<img height="1" width="1" style="display:none;" alt="" src="https://dc.ads.linkedin.com/collect/?pid=1043001&amp;fmt=gif">

Close

Get a Demo
Stephen O'Connor

By: Stephen O'Connor on October 30th, 2015

Print/Save as PDF

5 EHR Data Analytics You Aren't Paying Attention To

Electronic Health Records

EHR Data AnalyticsThere is a wide gap between the amount of data being collected by electronic health record (EHR) technology and the number of physicians who access and exploit the data. One problem may be that accessing unstructured data, for example, clinical notes or patient records, is not as easy as accessing structured data.

Consequently, clinicians and other medical providers are missing opportunities to leverage narrative files for real-time benefits. While some analytic applications cannot readily access the valuable data mine stored in unstructured files, emerging ERH technology promises to empower physicians to extract and explore previously underutilized information hidden in plain sight.

Analytics is driving innovative solutions that extract, aggregate and "interpret" the massive volume of data stored within EHR systems into actionable, useful information physicians can use to improve quality of care and make better-informed decisions in the exam room.

Here are five analytic uses your practice may not be leveraging to improve outcomes and patient experiences.

#1. Demographic analytics support efficient diagnosing.

Health intelligence and decision support systems enable clinicians to sort and organize medical history data into meaningful information that makes diagnosing and tests ordering more efficient. By analyzing demographic data and clinical data extracted from patient records, physicians have real-time access to possible diagnoses and treatment options.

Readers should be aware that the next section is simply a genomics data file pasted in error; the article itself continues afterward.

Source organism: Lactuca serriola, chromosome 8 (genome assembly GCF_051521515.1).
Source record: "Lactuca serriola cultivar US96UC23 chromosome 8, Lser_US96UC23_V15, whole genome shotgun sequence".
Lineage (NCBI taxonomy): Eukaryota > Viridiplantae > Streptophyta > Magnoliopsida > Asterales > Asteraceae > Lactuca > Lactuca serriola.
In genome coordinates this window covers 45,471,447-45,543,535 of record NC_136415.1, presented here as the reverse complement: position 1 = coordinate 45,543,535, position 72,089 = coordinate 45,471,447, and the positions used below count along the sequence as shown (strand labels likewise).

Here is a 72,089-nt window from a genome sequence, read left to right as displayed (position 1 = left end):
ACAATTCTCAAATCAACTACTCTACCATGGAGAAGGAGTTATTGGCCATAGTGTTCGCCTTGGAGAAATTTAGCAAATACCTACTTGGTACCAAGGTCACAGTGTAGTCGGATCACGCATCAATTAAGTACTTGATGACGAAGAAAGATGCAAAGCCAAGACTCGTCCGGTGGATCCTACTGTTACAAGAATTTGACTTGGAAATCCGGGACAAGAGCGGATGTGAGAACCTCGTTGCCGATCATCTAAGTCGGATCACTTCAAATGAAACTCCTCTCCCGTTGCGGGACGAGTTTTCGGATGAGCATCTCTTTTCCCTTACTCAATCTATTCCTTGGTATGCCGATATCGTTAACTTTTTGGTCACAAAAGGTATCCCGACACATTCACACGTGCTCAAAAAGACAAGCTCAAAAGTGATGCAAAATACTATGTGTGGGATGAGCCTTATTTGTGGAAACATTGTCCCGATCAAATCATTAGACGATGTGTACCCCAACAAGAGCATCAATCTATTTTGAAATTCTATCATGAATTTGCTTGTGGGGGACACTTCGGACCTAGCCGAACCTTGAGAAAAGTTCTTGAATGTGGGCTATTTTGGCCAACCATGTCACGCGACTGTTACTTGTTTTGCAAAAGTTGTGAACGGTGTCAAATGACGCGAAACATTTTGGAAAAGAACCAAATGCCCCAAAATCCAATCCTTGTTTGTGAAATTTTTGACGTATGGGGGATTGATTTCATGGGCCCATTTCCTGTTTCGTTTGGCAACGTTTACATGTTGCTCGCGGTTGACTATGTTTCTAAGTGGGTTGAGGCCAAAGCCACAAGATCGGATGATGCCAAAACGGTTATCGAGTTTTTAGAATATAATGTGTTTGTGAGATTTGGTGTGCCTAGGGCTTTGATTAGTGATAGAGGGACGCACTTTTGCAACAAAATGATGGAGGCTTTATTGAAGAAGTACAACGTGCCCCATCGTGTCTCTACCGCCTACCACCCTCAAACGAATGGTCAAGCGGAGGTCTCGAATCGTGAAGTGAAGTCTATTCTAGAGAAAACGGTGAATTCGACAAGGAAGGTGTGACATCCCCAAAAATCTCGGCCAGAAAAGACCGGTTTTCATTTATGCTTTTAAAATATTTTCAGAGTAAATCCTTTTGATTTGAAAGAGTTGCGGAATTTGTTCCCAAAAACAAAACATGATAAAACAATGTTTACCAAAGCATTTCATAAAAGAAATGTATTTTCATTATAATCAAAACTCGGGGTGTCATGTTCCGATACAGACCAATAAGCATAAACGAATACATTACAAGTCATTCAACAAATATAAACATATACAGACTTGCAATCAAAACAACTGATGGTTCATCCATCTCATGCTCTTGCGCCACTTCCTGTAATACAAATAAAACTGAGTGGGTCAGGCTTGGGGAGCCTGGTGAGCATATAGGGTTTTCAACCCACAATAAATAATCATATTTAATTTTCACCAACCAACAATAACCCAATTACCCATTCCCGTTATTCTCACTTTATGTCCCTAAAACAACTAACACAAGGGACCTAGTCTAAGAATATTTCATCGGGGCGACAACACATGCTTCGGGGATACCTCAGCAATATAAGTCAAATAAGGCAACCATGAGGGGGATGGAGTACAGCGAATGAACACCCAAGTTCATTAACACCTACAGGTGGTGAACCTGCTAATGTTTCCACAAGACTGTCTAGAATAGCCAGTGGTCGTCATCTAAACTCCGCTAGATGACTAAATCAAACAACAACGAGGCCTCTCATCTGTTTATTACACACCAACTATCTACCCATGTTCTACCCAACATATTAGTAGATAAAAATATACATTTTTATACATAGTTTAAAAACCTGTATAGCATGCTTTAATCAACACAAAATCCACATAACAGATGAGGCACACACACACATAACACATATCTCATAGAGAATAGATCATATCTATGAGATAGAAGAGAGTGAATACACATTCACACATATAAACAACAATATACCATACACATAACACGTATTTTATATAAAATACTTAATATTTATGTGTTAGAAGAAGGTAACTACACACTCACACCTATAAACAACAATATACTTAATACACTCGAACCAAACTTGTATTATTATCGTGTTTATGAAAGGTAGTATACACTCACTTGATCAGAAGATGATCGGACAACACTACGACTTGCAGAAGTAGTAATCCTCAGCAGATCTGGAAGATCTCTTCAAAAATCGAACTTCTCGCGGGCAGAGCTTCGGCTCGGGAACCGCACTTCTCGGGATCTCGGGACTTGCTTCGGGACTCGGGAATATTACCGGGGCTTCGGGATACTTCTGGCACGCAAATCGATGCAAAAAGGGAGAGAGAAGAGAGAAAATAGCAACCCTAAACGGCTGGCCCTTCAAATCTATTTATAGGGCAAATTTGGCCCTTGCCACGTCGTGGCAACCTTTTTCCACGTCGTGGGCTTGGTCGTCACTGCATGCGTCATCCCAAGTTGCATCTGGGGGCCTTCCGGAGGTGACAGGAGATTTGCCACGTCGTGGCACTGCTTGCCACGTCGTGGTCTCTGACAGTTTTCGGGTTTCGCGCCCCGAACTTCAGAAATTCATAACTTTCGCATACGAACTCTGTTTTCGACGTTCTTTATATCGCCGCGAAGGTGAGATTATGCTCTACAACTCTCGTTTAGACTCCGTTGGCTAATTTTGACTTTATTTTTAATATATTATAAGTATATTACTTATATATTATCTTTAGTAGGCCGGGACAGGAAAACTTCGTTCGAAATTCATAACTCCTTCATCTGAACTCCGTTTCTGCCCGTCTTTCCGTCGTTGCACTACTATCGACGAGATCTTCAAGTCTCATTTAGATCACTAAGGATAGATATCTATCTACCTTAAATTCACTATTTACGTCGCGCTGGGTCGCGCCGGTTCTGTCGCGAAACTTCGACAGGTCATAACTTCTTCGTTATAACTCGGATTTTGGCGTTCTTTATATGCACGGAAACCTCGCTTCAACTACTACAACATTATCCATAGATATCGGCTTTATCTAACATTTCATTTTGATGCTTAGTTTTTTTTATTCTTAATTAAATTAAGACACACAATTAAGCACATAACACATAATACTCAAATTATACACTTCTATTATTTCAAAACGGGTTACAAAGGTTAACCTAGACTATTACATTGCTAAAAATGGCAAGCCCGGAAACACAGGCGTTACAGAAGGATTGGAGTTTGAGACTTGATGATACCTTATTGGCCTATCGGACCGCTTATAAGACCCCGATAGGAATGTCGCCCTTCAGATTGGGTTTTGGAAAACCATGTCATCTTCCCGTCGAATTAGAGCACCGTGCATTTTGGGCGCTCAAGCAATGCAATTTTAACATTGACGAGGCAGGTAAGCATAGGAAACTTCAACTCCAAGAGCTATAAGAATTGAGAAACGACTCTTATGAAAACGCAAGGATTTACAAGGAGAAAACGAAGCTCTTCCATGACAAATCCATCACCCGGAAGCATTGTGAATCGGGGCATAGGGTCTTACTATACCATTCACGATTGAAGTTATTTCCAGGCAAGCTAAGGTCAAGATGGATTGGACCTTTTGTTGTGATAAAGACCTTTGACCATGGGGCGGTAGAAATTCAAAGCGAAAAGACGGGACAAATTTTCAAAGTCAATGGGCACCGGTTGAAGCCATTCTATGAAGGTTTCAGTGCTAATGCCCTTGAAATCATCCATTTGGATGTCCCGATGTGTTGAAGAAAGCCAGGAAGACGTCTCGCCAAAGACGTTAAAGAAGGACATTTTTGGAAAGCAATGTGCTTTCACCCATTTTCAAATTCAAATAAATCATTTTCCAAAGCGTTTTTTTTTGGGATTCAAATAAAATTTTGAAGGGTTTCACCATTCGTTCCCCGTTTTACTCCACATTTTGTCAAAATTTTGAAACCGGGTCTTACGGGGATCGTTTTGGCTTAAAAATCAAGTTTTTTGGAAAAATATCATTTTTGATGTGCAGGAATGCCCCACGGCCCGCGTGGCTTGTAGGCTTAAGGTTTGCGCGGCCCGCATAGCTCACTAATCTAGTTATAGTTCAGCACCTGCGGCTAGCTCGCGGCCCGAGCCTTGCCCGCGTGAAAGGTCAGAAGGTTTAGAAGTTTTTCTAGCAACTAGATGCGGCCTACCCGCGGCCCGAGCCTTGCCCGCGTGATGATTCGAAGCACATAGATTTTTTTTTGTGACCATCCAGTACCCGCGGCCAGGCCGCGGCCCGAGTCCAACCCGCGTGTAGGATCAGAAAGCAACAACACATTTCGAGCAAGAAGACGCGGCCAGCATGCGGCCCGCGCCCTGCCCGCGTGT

#2. Combining disparate data types creates opportunities to strengthen financial planning.

It is possible to query diverse record types such as patient health records, claims, patient surveys, and financial records to generate a comparative analysis that clearly exposes the "outcomes to dollars spent" relationship.

#3. Tracking the patient flow enables productivity improvements.

Electronic charting and test result reporting allow physicians to see the actual progression through the visit in real time. Mapping clinical and operational touch points for each patient engagement provides to the minute analysis of how much time each step along the patient journey requires.

#4. Improving system performance in an interconnected world. Information in an EHR comes from diverse sources, hospitals, prior doctors, third-party payers and other organizations.

Diving into system performance may reveal sluggish connections in your system or problems elsewhere. Finding the root cause that is bogging down the system will improve patient experiences and relieve stress for staff trying to meet performance goals.

#5. Comparing your organization's performance to peers and national standards allows you to discover strengths and weaknesses in your operation.

An EHR is not just a spreadsheet dressed up in a new package. Yes, a comprehensive patient record helps providers deliver high quality care and empowers patients to take a proactive approach to managing their health.

However, emerging technology that translates narrative language into content capable of being collected, parsed, and applied in meaningful ways to improve patient outcomes makes the EHR a valuable tool for healthcare providers and industry researchers. There is a vast wealth of information available today, but to fully exploit EHR systems, providers must dive deep into the analytics running the background.

Key benefits of leveraging EHR analytics includes:

  • Managing financial resources
  • Improving patient experiences
  • Streamlining workflow processes
  • Efficient diagnosing and treatment planning
  • Benchmarking clinical performance 

EHR-EMR-Demo

About Stephen O'Connor

As a Director of Digital Marketing at Advanced Data Systems Corporation, Stephen spends his day's planning, writing, & designing resources for the modern healthcare professional. He has a strong affinity for snow crab legs, the ocean, and Rutgers Football.